Terry Anderson was here…

…and gosh he was good!

His talk was gentle and rational, belying the fact that the ideas he was promoting were deeply subversive, when followed to their logical conclusion. The VLE is dead in the water, the PLE is the new kid on the block. Or rather, the old one. Because the things that we used to find difficult are now easy. We once needed a means to allow technophobes to publish content and interact online. What we got were the e-learning monoliths, epitomised (and patented) by BlackCT. Now, the new technologies are pervasive and connected, and develop emergent forms from the bottom up.  Anyone can publish content, anyone can engage with others, and we have great tools to link and mash technologies together.

Terry used the fact that Time Magazine made You the person of the year last year, but actually I think that they got it wrong: We are the person (not the people) of the year. The group mind has gained a voice and a vote. What does this mean for the teacher? For me, this was the central dynamic of the talk. Helping people to learn in this environment means shaking off our preconceptions and habits, to unlearn, not just what we were taught, but how we were taught. This is unsettling.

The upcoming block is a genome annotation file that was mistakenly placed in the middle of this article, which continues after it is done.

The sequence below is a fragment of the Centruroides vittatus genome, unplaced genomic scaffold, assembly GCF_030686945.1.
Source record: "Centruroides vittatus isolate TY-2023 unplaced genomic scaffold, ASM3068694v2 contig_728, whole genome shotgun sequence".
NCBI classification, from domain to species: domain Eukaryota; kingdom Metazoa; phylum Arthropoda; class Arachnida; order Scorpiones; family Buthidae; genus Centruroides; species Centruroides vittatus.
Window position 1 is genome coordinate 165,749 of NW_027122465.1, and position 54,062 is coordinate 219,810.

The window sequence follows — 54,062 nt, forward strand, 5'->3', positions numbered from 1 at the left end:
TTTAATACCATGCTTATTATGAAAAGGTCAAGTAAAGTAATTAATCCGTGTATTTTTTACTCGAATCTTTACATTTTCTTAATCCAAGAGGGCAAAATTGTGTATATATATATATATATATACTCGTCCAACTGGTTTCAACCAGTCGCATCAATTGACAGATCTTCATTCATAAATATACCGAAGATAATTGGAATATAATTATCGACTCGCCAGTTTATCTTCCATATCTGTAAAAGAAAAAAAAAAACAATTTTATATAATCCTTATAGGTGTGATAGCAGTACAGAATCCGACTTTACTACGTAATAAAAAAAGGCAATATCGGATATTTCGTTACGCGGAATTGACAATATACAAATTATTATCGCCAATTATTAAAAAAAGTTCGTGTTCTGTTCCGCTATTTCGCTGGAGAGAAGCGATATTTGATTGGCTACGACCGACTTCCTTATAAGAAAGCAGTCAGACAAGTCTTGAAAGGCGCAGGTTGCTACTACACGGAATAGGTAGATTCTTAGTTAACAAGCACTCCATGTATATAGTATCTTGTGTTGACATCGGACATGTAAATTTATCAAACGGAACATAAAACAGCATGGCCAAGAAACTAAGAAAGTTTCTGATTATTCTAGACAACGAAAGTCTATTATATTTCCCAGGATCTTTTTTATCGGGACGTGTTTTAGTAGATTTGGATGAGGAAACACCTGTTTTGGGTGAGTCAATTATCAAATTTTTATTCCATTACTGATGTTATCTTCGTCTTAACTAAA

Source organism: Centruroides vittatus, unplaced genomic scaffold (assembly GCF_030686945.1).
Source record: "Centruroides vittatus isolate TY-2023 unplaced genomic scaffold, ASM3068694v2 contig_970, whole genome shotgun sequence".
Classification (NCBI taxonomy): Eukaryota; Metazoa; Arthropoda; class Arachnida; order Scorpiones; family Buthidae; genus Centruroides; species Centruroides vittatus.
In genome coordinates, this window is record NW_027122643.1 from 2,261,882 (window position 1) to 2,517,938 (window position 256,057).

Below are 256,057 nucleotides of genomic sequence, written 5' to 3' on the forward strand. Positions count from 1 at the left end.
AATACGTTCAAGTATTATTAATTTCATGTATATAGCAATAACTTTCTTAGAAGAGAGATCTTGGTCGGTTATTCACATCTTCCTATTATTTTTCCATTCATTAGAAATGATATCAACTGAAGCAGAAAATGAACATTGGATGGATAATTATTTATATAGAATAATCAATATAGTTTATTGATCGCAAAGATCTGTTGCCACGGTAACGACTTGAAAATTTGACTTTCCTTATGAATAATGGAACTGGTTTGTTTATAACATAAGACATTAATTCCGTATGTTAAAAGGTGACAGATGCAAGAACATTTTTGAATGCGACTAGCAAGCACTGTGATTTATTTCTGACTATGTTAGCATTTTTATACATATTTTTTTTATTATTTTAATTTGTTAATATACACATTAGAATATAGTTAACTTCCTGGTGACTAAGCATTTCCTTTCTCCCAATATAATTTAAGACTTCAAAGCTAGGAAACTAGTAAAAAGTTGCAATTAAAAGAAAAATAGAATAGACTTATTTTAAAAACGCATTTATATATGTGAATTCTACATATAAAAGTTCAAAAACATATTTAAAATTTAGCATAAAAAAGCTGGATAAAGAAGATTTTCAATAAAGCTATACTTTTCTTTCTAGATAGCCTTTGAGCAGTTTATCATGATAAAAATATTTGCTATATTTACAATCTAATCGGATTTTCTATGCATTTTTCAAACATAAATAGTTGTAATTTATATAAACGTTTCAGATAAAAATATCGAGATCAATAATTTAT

Terry Anderson 

I have followed and been influenced by Terry’s work for years. At last year’s ICALT we both had papers that, from slightly different angles, covered the same kind of ideas about social software. I hadn’t realised how close our ideas had become, however! The only significant difference now is that Terry does it better. Much better. A true guru, a great scholar and a charming man. 

Original: https://community.brighton.ac.uk/pg/blog/jd29/read/79520/terry-anderson-was-here
By: Jon Dron
Posted: March 20, 2007, 11:48 am

I am a professional learner, employed as a Full Professor and Associate Dean, Learning & Assessment, at Athabasca University, where I research lots of things broadly in the area of learning and technology, and I teach mainly in the School of Computing & Information Systems. I am a proud Canadian, though I was born in the UK. I am married, with two grown-up children, and three growing-up grandchildren. We all live in beautiful Vancouver.

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